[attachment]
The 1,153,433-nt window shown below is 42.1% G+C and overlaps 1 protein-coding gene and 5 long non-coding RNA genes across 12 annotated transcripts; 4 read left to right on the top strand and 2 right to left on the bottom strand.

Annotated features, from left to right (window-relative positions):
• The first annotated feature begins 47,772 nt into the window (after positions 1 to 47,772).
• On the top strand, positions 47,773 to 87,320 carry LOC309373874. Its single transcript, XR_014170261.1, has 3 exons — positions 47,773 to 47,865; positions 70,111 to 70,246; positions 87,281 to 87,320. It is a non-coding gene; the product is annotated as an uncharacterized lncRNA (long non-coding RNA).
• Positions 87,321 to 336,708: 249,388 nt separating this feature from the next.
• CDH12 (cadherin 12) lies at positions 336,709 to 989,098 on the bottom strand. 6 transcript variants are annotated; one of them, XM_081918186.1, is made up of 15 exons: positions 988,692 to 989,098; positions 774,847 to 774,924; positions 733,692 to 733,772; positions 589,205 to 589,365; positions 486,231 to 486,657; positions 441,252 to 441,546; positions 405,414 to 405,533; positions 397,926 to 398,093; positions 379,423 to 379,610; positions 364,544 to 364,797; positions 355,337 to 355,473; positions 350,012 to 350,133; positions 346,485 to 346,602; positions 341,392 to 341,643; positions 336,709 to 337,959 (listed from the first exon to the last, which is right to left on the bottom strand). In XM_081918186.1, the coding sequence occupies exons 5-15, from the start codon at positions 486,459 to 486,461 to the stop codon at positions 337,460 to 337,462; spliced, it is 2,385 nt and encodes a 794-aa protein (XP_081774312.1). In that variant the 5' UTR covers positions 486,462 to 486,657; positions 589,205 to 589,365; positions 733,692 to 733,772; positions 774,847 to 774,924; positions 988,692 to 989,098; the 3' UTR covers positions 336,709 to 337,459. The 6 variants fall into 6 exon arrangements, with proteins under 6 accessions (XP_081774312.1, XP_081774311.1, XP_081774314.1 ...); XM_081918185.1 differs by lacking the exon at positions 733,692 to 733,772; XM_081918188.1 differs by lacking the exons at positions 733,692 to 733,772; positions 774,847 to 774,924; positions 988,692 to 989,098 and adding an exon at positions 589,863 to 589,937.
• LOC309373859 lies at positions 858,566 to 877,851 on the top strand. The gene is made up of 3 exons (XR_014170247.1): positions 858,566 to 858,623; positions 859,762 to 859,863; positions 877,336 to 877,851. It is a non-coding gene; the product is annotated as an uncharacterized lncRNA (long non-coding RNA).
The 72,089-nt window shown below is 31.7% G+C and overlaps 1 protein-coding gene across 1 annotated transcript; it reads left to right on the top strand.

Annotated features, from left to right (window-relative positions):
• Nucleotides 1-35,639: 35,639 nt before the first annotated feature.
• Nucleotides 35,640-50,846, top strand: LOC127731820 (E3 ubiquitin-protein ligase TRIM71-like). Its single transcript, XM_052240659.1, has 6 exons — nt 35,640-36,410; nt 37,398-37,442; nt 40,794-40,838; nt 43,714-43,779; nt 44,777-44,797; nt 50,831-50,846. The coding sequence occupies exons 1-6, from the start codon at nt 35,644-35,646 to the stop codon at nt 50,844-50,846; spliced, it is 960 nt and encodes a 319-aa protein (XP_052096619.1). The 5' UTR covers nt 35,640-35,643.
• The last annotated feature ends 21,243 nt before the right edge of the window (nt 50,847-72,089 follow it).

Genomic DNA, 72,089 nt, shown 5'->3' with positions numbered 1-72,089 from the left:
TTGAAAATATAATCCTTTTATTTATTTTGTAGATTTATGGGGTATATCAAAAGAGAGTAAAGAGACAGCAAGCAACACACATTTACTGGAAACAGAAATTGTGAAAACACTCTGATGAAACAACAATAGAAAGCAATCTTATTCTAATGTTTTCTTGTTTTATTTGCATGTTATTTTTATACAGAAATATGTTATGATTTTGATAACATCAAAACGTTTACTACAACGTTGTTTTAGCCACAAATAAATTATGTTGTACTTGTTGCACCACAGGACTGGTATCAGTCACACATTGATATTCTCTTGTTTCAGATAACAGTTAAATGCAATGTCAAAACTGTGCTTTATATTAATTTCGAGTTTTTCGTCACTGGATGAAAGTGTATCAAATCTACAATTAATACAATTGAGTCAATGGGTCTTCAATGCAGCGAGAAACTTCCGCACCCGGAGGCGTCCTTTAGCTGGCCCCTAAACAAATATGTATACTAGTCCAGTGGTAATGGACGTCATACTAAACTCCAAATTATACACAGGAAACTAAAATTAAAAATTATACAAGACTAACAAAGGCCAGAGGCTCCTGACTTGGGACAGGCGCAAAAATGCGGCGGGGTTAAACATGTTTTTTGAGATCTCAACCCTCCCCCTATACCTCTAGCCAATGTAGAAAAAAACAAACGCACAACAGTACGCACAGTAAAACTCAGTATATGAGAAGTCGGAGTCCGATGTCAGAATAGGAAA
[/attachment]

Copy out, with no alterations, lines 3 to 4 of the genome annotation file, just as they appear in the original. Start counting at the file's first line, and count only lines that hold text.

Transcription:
• The first annotated feature begins 47,772 nt into the window (after positions 1 to 47,772).
• On the top strand, positions 47,773 to 87,320 carry LOC309373874. Its single transcript, XR_014170261.1, has 3 exons — positions 47,773 to 47,865; positions 70,111 to 70,246; positions 87,281 to 87,320. It is a non-coding gene; the product is annotated as an uncharacterized lncRNA (long non-coding RNA).